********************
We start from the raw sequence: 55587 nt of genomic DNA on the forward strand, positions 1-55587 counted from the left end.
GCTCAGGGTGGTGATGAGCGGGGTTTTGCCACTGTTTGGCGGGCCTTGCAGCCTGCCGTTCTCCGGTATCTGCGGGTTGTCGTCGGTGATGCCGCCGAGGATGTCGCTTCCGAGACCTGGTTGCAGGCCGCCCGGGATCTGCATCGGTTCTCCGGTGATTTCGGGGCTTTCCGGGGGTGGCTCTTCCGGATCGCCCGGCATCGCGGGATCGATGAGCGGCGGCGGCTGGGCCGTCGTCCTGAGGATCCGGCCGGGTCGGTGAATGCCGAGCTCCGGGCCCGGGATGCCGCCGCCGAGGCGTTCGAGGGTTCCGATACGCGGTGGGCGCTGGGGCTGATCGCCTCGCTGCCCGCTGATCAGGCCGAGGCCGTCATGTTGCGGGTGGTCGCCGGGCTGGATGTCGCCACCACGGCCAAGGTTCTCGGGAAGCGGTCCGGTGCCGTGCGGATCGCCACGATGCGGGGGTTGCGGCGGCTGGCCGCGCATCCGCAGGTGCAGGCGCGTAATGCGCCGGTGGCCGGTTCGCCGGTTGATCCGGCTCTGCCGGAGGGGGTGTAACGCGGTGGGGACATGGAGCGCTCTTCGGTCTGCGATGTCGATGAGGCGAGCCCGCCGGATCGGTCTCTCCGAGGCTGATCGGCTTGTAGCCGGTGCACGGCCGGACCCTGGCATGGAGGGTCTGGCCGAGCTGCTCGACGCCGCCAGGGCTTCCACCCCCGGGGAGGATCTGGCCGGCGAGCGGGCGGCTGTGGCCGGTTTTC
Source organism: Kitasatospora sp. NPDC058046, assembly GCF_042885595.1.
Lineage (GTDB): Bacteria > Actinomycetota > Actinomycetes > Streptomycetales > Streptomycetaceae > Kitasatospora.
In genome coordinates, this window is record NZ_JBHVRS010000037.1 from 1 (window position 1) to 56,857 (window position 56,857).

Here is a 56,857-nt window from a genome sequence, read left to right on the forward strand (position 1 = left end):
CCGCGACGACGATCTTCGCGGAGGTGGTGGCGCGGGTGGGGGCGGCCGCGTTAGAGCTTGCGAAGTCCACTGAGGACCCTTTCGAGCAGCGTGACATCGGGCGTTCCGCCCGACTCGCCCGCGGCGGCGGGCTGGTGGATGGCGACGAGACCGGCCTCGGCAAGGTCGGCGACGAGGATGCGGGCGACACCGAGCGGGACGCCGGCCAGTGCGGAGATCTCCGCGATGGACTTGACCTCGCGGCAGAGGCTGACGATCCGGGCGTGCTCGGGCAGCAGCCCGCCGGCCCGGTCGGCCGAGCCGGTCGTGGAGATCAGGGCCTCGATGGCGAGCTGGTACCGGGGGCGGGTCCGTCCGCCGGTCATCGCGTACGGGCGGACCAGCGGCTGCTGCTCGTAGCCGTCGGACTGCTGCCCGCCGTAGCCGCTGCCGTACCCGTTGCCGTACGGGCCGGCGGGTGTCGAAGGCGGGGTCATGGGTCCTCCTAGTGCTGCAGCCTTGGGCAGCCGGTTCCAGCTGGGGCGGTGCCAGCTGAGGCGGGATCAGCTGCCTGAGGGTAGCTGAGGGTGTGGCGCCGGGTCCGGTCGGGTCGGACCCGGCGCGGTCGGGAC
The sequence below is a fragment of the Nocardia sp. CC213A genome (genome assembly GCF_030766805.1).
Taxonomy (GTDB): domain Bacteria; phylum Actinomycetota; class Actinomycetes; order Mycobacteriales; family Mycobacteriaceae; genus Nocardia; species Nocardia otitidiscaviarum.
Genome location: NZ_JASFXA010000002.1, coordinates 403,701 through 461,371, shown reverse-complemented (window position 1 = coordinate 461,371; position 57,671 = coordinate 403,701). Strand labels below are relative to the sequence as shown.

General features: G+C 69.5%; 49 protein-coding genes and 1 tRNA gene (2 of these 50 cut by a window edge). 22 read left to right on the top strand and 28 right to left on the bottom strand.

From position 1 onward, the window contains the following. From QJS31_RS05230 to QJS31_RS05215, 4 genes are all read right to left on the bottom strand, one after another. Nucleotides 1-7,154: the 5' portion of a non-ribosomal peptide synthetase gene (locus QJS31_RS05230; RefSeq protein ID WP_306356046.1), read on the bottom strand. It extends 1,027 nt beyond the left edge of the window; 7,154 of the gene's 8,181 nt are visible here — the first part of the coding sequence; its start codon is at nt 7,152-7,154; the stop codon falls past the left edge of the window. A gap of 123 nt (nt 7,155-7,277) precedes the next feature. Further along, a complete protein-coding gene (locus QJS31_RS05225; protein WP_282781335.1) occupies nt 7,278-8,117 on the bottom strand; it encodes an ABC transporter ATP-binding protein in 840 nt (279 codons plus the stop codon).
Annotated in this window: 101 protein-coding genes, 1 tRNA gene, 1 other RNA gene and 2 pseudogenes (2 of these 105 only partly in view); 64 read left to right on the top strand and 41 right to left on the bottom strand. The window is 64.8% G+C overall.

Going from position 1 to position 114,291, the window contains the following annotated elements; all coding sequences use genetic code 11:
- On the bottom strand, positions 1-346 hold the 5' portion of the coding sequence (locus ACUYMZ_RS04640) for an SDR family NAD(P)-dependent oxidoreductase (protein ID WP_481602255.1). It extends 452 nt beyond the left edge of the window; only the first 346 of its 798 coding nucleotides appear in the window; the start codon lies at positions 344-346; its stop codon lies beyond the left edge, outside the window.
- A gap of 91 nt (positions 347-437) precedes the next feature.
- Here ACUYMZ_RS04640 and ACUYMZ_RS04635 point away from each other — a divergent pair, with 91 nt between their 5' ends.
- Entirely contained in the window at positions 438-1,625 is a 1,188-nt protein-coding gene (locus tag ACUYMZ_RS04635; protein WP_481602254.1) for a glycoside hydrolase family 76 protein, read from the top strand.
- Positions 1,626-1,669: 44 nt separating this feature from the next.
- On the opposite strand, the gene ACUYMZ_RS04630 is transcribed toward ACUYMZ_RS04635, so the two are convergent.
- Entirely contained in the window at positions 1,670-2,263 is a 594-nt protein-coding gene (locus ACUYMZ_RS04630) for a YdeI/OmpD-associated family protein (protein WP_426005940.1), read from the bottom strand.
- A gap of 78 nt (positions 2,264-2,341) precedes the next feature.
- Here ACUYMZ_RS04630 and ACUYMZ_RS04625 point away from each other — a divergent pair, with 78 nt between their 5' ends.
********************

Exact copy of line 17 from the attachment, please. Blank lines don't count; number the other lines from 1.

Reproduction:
- Here ACUYMZ_RS04640 and ACUYMZ_RS04635 point away from each other — a divergent pair, with 91 nt between their 5' ends.